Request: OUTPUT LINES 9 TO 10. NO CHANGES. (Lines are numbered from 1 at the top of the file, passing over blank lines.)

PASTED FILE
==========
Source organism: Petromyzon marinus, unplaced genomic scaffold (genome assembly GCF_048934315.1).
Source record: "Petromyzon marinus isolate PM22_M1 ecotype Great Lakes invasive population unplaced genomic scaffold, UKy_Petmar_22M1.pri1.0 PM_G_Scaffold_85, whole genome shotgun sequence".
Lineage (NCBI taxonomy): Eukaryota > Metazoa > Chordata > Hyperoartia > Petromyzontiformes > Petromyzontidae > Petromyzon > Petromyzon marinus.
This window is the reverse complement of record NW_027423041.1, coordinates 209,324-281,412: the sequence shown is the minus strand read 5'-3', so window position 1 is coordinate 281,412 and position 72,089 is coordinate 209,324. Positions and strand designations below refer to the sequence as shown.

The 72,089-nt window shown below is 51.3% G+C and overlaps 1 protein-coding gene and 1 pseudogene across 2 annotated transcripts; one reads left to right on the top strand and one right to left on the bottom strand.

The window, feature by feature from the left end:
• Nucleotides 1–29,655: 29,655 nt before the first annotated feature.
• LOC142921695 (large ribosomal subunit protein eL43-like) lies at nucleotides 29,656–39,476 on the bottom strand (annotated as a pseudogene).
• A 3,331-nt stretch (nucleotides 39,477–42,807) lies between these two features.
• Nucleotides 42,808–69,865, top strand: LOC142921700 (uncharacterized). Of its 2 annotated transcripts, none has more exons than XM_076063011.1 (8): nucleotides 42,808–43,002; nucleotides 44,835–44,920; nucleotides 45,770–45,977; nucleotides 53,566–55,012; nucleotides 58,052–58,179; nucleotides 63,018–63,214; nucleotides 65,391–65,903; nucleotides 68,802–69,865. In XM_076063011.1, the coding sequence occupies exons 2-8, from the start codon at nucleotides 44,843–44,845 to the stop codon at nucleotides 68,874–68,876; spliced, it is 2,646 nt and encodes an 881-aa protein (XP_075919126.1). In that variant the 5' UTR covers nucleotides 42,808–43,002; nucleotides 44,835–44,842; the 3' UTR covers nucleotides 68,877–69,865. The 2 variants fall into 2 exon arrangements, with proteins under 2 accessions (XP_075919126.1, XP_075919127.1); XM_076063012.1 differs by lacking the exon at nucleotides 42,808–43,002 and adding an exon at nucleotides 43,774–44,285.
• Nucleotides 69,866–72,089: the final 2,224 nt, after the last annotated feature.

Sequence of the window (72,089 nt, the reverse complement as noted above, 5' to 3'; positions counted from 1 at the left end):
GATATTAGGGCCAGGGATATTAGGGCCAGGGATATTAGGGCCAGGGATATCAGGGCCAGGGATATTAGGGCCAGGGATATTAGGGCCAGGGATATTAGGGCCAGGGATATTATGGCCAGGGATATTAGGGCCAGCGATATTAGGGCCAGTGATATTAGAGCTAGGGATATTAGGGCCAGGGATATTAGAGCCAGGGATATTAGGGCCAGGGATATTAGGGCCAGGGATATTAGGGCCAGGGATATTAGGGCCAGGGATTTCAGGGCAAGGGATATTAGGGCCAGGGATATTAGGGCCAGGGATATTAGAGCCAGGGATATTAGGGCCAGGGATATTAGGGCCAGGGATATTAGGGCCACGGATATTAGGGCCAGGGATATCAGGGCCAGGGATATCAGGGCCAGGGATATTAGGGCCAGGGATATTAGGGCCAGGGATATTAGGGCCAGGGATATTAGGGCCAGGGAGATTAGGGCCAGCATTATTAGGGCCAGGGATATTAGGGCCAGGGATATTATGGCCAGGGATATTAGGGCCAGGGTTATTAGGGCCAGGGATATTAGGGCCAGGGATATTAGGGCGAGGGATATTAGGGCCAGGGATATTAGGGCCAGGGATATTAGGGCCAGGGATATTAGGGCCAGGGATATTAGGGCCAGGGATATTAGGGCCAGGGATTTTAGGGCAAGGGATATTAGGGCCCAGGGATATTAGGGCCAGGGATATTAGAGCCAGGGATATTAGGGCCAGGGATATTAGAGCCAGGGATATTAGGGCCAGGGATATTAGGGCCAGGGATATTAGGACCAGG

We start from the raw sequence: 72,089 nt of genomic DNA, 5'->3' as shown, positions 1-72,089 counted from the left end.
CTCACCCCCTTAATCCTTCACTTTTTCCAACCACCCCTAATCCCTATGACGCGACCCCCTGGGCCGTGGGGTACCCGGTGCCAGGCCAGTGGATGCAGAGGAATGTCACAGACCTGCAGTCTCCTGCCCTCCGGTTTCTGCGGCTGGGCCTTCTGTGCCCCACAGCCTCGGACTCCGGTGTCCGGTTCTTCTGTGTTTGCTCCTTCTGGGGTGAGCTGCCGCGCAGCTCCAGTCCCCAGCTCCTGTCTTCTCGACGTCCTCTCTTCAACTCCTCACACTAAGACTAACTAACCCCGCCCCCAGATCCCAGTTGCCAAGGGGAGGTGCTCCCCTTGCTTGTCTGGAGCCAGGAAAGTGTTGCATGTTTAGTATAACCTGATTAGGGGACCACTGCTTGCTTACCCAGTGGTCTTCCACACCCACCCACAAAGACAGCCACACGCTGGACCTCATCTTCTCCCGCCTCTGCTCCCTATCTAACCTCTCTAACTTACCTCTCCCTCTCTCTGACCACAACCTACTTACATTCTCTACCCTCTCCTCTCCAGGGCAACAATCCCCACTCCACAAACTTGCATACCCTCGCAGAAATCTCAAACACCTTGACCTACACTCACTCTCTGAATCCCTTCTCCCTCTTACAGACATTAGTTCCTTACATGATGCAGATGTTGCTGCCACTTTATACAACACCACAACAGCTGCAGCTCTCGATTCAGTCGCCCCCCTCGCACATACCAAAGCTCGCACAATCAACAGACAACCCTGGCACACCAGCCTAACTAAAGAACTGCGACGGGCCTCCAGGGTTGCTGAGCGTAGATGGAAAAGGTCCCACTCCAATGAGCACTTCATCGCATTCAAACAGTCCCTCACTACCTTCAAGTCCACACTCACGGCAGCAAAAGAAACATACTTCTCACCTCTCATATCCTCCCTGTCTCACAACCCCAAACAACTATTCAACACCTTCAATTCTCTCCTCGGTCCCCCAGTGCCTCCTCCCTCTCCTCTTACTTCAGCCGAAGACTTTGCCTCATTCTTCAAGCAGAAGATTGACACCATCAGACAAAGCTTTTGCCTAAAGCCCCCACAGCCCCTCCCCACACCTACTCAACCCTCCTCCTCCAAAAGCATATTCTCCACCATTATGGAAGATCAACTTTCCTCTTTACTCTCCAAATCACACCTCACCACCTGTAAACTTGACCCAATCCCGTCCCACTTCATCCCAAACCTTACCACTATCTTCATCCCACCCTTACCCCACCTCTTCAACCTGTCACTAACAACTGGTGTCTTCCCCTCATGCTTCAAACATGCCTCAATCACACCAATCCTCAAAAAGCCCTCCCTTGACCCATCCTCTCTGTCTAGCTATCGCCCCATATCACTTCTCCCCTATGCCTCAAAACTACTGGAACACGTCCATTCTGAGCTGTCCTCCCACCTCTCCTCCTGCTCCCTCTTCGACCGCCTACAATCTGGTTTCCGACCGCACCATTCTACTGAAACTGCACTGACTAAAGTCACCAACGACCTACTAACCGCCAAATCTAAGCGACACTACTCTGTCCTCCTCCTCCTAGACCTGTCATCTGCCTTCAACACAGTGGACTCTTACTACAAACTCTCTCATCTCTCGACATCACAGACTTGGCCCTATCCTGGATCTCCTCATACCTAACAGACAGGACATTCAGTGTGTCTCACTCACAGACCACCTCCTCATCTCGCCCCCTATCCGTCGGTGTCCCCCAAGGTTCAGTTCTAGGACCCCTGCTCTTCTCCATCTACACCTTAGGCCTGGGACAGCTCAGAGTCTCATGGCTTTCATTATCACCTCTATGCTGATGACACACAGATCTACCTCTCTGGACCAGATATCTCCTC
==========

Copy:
• A 3,331-nt stretch (nucleotides 39,477–42,807) lies between these two features.
• Nucleotides 42,808–69,865, top strand: LOC142921700 (uncharacterized). Of its 2 annotated transcripts, none has more exons than XM_076063011.1 (8): nucleotides 42,808–43,002; nucleotides 44,835–44,920; nucleotides 45,770–45,977; nucleotides 53,566–55,012; nucleotides 58,052–58,179; nucleotides 63,018–63,214; nucleotides 65,391–65,903; nucleotides 68,802–69,865. In XM_076063011.1, the coding sequence occupies exons 2-8, from the start codon at nucleotides 44,843–44,845 to the stop codon at nucleotides 68,874–68,876; spliced, it is 2,646 nt and encodes an 881-aa protein (XP_075919126.1). In that variant the 5' UTR covers nucleotides 42,808–43,002; nucleotides 44,835–44,842; the 3' UTR covers nucleotides 68,877–69,865. The 2 variants fall into 2 exon arrangements, with proteins under 2 accessions (XP_075919126.1, XP_075919127.1); XM_076063012.1 differs by lacking the exon at nucleotides 42,808–43,002 and adding an exon at nucleotides 43,774–44,285.